Although the print media is oppressed, the press still plays a noteworthy role in analysing the political situation and promoting freedom of expression in the country. The historical change in press ownership highlights the crackdown on freedom of expression and the political and economic influence that the regime uses to control the press. For example, Alintibaha and Sudan Vision are both pro-government papers, therefore, they are rarely confiscated and they receive the most commercial advertisements. While Almidan and Alayaam, a Communist Party affiliate, are targeted by the National Intelligence and Security Service (NISS) and have their papers regularly confiscated. In addition, government business groups do not use their papers for advertisements. 

In the period between 2005 and 2011, the Comprehensive Peace Agreement (CPA) article 10.4 between South Sudan and Sudan brought some stability in the country and allowed a free press empowering many independent and opposition parties to establish newspapers during the period of the CPA moving towards the Southern Sudan Referendum.

During the 5 years of the agreement, the government maintained its control over the NRTC, but the agreement also introduced private media outlets such as a UN radio to promote the peace agreement. The print media, however, had the biggest advantage from the agreement and its progress moved the country’s rating from 86 to 76 according to the Freedom House Annual Report. The country recorded 10 percent less than the overall rating in the past 10 years compared to the scores of the top free countries in the world. Between 2012 and 2017, the situation has continued to worsen and the regime’s systemic oppressive approach increased, affecting both the print media and the journalists. The country’s press freedom rate went up from 78 in 2012 to 86 in 2017.

The declining situation in media freedom has affected overall consumption, the market and the performance of journalists. Media consumption is very centralised and the government controls the market forces to promote the message that serves the regime’s interest. Therefore, the public seeks alternative sources of information in social media, diaspora channels and the foreign media. The market control, press censorship and economic hardship in the country have affected the consumption and production of newspapers. In 2016, the Press Council stated that newspaper distribution had declined by 21 percent and highlighted that the distribution rate was 69 percent and comprised of only three newspapers. The daily circulation during this period was 24 to 25 thousand copies for the same three newspapers. This percentage of distribution and circulation, however, might not reflect the actual readership and consumption, as consumers tend to exchange the papers to avoid the cost of buying them due to the economic hardship that the country is experience. For example, one person may buy a paper, but ten people may read it.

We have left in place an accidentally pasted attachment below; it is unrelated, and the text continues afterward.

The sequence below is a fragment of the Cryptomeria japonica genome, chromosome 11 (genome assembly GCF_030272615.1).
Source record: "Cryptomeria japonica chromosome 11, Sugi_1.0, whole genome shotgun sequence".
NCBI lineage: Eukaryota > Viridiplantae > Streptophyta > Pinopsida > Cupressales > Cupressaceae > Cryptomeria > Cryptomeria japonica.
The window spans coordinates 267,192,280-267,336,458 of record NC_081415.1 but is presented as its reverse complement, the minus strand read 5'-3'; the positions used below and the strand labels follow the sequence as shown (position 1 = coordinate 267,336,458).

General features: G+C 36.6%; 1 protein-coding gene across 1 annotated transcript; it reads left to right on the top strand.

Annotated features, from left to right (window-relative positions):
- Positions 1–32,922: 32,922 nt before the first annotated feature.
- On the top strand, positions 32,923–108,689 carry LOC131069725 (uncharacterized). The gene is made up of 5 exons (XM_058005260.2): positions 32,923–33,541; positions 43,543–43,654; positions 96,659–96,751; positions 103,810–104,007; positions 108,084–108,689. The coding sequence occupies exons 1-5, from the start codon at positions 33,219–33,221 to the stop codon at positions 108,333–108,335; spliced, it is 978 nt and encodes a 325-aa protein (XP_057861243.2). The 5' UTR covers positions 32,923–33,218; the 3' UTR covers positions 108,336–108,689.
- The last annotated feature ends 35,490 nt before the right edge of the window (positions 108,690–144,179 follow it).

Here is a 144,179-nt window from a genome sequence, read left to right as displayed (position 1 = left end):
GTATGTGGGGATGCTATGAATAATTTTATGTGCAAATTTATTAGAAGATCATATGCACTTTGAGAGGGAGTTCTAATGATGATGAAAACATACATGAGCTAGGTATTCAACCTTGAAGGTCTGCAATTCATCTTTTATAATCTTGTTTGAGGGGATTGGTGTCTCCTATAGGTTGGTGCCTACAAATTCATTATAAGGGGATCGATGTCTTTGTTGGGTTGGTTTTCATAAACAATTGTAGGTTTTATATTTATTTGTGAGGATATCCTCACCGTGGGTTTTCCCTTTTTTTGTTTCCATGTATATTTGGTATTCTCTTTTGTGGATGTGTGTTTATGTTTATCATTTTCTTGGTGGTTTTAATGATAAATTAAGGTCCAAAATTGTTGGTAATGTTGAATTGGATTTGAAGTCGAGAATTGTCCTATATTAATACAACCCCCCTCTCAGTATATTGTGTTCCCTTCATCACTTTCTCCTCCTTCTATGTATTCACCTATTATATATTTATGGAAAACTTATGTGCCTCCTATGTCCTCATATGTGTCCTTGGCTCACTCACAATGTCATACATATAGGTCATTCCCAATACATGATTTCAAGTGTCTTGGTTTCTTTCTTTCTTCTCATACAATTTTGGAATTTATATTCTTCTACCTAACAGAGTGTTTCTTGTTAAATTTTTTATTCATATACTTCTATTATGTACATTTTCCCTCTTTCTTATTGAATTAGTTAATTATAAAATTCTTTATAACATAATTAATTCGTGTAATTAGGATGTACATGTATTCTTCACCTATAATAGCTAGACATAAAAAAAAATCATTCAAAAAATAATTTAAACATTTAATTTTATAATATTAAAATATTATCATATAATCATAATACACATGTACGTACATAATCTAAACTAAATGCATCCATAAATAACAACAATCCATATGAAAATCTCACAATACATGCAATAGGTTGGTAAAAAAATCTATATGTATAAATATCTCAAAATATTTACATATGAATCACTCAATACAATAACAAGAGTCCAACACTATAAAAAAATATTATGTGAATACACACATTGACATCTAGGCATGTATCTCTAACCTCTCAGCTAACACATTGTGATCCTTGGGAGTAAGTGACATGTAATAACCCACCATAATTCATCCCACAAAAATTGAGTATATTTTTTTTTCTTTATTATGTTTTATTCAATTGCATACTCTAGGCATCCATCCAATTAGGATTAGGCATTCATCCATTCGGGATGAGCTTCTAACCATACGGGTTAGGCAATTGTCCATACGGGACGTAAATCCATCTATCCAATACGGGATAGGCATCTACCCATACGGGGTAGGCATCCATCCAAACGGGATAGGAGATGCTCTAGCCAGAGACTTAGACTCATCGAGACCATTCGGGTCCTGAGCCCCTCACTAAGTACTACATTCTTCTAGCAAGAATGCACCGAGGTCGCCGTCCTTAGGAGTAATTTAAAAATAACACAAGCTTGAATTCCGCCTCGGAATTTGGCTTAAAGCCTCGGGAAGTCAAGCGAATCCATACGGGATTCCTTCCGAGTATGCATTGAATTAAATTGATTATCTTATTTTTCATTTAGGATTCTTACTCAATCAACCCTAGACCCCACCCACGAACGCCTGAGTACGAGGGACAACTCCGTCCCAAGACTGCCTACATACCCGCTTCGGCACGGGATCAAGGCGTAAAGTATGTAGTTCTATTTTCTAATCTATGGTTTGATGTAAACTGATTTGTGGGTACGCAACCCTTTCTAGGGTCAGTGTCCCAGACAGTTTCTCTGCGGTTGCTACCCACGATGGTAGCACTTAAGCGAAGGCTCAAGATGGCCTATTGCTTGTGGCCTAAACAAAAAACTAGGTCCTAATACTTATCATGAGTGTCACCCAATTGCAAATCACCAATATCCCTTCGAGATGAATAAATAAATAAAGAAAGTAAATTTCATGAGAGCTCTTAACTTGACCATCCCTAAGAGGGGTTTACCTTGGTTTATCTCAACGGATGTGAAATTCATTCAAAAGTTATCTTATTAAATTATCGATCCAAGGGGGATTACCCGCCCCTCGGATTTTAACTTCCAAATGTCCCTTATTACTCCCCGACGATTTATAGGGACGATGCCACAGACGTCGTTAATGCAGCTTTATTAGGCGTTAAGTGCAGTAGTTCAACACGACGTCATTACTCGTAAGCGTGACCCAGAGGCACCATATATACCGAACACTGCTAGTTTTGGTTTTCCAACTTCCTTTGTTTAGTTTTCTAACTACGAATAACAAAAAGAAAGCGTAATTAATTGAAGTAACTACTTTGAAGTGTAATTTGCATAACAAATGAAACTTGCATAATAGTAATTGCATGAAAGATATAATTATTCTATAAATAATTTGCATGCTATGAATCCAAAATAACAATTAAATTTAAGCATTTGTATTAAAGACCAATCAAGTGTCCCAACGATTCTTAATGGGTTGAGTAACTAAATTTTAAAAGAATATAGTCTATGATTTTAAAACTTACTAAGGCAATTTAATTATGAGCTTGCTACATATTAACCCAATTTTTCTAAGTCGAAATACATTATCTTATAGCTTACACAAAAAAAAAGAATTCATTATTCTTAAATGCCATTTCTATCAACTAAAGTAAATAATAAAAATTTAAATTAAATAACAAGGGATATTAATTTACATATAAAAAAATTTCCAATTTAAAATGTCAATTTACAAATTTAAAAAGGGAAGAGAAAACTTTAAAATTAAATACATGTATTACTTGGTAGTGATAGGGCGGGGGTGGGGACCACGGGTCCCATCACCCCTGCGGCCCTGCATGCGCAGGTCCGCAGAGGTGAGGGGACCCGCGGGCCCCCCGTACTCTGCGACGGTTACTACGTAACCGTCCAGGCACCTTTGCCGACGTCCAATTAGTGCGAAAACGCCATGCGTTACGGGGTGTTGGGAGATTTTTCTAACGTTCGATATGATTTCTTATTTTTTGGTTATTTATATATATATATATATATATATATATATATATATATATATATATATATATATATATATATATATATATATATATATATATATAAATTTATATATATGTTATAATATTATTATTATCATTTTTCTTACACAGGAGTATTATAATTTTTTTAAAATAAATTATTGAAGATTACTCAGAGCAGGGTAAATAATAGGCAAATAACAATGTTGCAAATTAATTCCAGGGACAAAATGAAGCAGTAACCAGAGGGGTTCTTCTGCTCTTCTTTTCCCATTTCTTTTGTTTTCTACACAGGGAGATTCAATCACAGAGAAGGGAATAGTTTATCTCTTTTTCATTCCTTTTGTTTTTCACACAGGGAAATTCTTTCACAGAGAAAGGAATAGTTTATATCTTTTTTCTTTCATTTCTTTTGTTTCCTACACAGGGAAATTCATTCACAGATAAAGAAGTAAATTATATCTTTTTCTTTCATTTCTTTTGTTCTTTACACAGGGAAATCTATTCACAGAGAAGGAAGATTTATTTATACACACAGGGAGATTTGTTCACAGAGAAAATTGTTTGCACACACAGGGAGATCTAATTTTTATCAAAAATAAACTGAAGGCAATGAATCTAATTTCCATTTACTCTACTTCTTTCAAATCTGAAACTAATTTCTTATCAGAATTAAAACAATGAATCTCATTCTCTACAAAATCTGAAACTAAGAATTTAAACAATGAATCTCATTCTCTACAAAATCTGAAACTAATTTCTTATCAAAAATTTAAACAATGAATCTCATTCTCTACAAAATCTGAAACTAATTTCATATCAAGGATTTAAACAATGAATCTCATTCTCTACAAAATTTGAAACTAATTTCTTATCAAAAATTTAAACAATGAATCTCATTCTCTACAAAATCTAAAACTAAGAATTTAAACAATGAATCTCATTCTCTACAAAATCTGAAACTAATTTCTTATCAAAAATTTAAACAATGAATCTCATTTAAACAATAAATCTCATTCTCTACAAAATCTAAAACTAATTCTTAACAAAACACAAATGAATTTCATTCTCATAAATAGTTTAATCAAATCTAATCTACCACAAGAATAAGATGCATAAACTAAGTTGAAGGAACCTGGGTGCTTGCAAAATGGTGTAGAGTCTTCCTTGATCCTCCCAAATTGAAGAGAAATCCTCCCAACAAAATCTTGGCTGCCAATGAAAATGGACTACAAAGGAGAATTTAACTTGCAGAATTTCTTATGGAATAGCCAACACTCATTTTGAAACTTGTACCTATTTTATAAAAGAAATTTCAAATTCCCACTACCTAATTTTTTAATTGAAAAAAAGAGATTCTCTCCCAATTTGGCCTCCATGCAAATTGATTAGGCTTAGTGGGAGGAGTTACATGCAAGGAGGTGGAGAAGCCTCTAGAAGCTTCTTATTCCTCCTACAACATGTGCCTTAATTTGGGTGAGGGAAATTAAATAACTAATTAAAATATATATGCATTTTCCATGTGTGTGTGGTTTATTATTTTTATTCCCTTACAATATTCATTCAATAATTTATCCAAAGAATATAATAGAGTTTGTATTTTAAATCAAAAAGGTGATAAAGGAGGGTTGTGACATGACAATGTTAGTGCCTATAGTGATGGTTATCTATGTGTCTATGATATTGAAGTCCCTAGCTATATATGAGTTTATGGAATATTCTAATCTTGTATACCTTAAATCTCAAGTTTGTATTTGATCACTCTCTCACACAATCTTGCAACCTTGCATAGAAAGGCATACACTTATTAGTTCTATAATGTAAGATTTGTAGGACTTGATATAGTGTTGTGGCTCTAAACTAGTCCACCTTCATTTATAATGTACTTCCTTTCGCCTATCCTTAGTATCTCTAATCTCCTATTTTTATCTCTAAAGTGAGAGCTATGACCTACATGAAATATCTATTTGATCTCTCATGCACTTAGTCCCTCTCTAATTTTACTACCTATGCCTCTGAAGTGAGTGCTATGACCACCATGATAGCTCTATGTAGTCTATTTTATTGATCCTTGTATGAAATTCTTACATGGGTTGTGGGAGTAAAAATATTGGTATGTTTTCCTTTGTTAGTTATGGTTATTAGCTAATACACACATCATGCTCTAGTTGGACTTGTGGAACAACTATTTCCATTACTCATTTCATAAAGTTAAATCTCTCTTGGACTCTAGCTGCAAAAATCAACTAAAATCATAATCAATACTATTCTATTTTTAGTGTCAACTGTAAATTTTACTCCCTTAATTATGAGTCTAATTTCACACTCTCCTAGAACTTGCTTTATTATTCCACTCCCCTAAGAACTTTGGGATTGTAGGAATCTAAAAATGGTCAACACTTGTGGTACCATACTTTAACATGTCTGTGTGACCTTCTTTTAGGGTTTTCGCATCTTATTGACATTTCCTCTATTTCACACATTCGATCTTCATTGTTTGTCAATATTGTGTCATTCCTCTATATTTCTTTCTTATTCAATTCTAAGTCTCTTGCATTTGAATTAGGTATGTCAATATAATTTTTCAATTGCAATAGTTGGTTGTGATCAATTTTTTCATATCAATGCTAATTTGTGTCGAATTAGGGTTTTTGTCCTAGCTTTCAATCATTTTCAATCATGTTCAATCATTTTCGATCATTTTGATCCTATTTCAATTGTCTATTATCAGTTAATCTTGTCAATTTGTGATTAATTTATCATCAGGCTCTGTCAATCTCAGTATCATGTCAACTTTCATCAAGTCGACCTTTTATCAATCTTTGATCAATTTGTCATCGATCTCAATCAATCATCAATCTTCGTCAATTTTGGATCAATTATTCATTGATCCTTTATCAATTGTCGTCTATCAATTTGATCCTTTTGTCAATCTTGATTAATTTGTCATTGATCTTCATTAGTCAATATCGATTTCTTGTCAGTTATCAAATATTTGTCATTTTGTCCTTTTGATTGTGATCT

Based on the 2017 newspaper circulation report, there are 45 newspapers (ie, 29 political newspapers, 10 sports newspapers and 6 entertainment newspapers). Unjustified confiscation of newspapers and the arrest of the journalists creates huge financial losses for the newspapers. Absenteeism due to arrests and the fear of arrest results in lower individual production and forces many journalists to look for new jobs in other sectors away from print media. For example, in 2016, during a period of ten days, seven newspapers were confiscated causing financial losses to owners, most of whom were not ruling party affiliates.

Therefore, due to these restrictions over the media in general, it is very hard to find information about revenue, also because of the complicity of the ownerships and their relationship with the regime. Also, the current economic policy to lift the fuel subsidies has created an increase in production and distribution of the newspapers.

For example if the highest circulation is 25,000 copies per day for one paper and the cost of a newspaper is SD7, the revenue per day is SD175,000. Given the recent spike in the inflation rate of the Sudanese currency (ie , $1= 42 SDG), daily revenue would be less than $5,000. Again this is not a scientific or accurate estimation as the advertisement is not included, but it demonstrates the scale of printing revenues.

In the public discourse of the media, revenue in general is declining as social media is taking over. However, media revenue in Sudan is questionable as there are no industry or market studies of the economic environment of the press. Most of the papers make their revenue from advertisements and few have subscriptions with institutions as individuals buy directly from distributors. These institutions often support the regime policies and only buy those papers that support them. Therefore, opposition papers or independent papers suffer, as most private sector companies are committed to the regime’s message. Accordingly, the annual circulation of political papers in 2016 indicated that 57.7m papers were printed, however, only 36.2m papers were distributed due to press censorship. Specifically, 7 non-government newspaper were confiscated and some papers were blocked more than one time. Although the number of the newspapers increased from 43 in 2016 to 45 papers in 2017, the government continues to control the market and pro-government newspapers record the highest levels of distribution. For example Alintibaha, a pro-government newspaper, had a high level of distribution in 2017(i.e., 19,347 daily newspapers), however, its popularity is attributed to the regular subscriptions of government institutions, agencies, offices. Accessibility to the non-government newspapers remains weak and there is no scientific research, but the annual circulation for newspapers in 2017 suggests that the reading percentage across the country is 7 newspapers for every 1000 people.